More than four million people were on the NHS waiting list before the epidemic (Image: PA images)
Health Secretary Sajid Javed made headlines last month, saying officials said the waiting list could reach 13 million.
The Financial Research Institute today warns that the figure is “within possible limits” and shows how the situation has worsened in the locked months.
The report comes as BMA warned NHS staff it was ‘tired and down’. The Royal College of Nursing also says there is “unprecedented levels of fatigue.”
According to the IFS, the number of people waiting for treatment may increase beyond fear. He says the end result will depend on the NHS ‘ability to “expand its capacity and treat more patients than it was before the epidemic.”
Dealing with millions of people who go unnoticed and are now expected to come forward is a big challenge. The IFS fears that the NHS may be “paralyzed by infection control measures and continued treatment of a large number of Covit-19 patients.”
Describing the scale of the challenge, the report says: “The number of people on the waiting list has increased by about 900,000 since the outbreak began and is now 5.3 million – the highest level since the current definition was introduced.
The think tank says there has been a “200-fold increase” in the number of people waiting more than a year for their care from pre-infectious stages. His report describes that in February last year, only about 1,600 people waited 12 months or more; In May of this year, the number reached 436,000.
Seven million fewer people joined the waiting list between March 2020 and May 2021 than expected under normal circumstances. An important question is how many of these “missing” patients will now come forward for treatment.
If two-thirds of missing patients return, the waiting lists will “easily cross 13 million” and “continue to grow,” IFS says.
Max Warner, the author of the analysis, said: “More than four million people were on the NHS waiting list before the epidemic. Covit-19 made things worse because millions of people lost treatment and millions were not even put on the waiting list.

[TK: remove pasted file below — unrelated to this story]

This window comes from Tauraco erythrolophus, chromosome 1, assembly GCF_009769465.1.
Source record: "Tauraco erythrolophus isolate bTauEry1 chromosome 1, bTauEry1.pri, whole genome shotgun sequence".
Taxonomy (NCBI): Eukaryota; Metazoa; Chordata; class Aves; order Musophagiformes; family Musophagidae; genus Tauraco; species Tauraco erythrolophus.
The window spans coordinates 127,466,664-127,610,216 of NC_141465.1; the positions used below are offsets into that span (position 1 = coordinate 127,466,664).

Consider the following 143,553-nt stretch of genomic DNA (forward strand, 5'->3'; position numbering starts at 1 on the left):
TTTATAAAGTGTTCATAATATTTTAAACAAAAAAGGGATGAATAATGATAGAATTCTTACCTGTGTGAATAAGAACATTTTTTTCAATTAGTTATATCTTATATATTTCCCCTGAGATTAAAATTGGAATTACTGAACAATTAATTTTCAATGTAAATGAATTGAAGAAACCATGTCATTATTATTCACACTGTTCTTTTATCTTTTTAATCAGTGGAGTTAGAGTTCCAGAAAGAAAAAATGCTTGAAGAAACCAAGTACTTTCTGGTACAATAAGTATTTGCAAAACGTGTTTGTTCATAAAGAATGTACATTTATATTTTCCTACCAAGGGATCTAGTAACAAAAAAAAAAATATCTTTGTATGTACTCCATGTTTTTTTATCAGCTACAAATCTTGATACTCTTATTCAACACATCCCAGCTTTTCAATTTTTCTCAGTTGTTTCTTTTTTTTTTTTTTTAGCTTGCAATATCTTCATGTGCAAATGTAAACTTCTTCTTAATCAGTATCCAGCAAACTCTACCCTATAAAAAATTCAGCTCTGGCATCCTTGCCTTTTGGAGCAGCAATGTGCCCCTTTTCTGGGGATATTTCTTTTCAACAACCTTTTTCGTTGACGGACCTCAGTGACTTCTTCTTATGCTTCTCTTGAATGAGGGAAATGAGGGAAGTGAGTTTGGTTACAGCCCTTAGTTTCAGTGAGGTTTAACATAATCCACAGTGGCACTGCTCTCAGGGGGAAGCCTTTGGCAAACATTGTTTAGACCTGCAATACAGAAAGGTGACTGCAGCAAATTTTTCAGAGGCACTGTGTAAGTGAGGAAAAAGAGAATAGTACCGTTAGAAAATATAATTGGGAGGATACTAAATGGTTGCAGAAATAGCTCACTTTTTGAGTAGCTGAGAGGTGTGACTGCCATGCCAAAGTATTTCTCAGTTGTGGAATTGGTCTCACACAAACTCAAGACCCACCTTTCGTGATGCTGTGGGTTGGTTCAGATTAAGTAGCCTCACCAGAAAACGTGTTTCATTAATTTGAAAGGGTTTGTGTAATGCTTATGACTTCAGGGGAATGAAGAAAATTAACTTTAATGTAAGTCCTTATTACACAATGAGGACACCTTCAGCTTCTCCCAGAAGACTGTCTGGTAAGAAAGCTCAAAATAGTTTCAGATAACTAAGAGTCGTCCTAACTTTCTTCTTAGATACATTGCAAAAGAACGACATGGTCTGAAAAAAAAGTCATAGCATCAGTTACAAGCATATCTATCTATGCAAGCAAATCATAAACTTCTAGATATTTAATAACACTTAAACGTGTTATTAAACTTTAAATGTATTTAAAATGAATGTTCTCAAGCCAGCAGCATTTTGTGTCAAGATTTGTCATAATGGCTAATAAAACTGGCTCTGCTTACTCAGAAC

“In the aftermath of a major epidemic, there is a real risk that the NHS will not be able to find effective ways to maximize its potential.”
Health Secretary Sajid Javed (Picture: PA Pictures)
Patricia Marquis, director of the Royal College of Nursing in the UK, said: “These figures confirm the enormous task of facing health and care services recovering from the epidemic.
“If the waiting list crisis is to be tackled by the health secretary, he must start by investing in the workplace, which will demonstrate the value of a significant pay rise and help retain experienced nurses who will not lose health care to meet this challenge.
The Association of Doctors, BMA Council President Dr. Chand Nagpal warned: The waiting list for care and the growing backlog has a large number of registered and unwanted patients … [The] The health service could not magically increase its capacity and could not “treat more patients than Kovid had before”.
“We have a severe labor shortage: the number of doctors per 1,000 people in the UK is 25 years behind comparable countries in the EU, which means the country needs nearly 50,000 more doctors to meet its current health challenges.
“At the end of the day, the government must be honest with the public about the scale of the problem and how long it will take to resolve the pending issue.”
Labor shadow health secretary Jonathan Ashworth said: “This analysis should be a warning call to ministers. It is no longer acceptable for many patients to wait in pain and suffering for life-saving treatment, including cancer care.” Hundreds of thousands of people have been waiting for surgery for more than a year, and some for more than two years Risking long-term health. Many years of funding and health cuts have already left our NHS with skyrocketing waiting lists before the outbreak.
“In light of these warnings, the long-term bailout is now urgently needed to provide the NHS with the necessary resources and staff to reduce waiting lists and reduce waiting times for treatment.”
A spokesman for the Department of Health and Social Affairs said, “Our NHS has overcome significant challenges throughout this global epidemic, and we support the health service with $ 6.6 billion to help recover from Covid-19.
“This includes a முதல 1 billion investment to overcome this year’s setbacks and reduce waiting lists, including increasing capacity. The NHS is exploring innovative ways to accelerate selective recovery and move hospitals faster.
“We will continue to support the NHS in providing people with the appointments, activities and treatments they need.”
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